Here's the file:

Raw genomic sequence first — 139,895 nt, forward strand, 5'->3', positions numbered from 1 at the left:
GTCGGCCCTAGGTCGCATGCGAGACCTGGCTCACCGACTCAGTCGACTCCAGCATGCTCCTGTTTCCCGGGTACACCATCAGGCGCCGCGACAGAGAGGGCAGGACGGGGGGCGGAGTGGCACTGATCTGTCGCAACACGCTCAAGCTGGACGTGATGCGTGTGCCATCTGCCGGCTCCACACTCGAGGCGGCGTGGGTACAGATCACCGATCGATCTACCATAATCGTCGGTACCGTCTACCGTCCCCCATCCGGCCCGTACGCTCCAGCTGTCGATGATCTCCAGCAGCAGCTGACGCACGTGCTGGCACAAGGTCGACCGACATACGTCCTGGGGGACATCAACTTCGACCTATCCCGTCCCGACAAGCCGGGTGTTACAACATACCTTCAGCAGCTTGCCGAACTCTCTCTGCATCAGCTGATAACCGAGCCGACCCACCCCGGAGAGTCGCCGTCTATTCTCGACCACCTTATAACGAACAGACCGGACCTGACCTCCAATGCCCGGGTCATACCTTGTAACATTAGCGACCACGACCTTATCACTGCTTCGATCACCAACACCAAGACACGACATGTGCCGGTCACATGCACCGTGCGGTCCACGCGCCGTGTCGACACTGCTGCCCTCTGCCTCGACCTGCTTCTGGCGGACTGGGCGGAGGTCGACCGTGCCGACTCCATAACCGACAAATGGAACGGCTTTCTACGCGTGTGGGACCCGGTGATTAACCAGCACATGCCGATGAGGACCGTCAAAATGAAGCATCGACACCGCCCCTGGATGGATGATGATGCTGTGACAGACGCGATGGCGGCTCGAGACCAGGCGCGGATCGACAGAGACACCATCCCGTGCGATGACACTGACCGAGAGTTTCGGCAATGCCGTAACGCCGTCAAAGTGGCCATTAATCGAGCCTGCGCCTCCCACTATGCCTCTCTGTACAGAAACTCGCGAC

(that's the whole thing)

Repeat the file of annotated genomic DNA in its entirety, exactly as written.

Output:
Raw genomic sequence first — 139,895 nt, forward strand, 5'->3', positions numbered from 1 at the left:
GTCGGCCCTAGGTCGCATGCGAGACCTGGCTCACCGACTCAGTCGACTCCAGCATGCTCCTGTTTCCCGGGTACACCATCAGGCGCCGCGACAGAGAGGGCAGGACGGGGGGCGGAGTGGCACTGATCTGTCGCAACACGCTCAAGCTGGACGTGATGCGTGTGCCATCTGCCGGCTCCACACTCGAGGCGGCGTGGGTACAGATCACCGATCGATCTACCATAATCGTCGGTACCGTCTACCGTCCCCCATCCGGCCCGTACGCTCCAGCTGTCGATGATCTCCAGCAGCAGCTGACGCACGTGCTGGCACAAGGTCGACCGACATACGTCCTGGGGGACATCAACTTCGACCTATCCCGTCCCGACAAGCCGGGTGTTACAACATACCTTCAGCAGCTTGCCGAACTCTCTCTGCATCAGCTGATAACCGAGCCGACCCACCCCGGAGAGTCGCCGTCTATTCTCGACCACCTTATAACGAACAGACCGGACCTGACCTCCAATGCCCGGGTCATACCTTGTAACATTAGCGACCACGACCTTATCACTGCTTCGATCACCAACACCAAGACACGACATGTGCCGGTCACATGCACCGTGCGGTCCACGCGCCGTGTCGACACTGCTGCCCTCTGCCTCGACCTGCTTCTGGCGGACTGGGCGGAGGTCGACCGTGCCGACTCCATAACCGACAAATGGAACGGCTTTCTACGCGTGTGGGACCCGGTGATTAACCAGCACATGCCGATGAGGACCGTCAAAATGAAGCATCGACACCGCCCCTGGATGGATGATGATGCTGTGACAGACGCGATGGCGGCTCGAGACCAGGCGCGGATCGACAGAGACACCATCCCGTGCGATGACACTGACCGAGAGTTTCGGCAATGCCGTAACGCCGTCAAAGTGGCCATTAATCGAGCCTGCGCCTCCCACTATGCCTCTCTGTACAGAAACTCGCGAC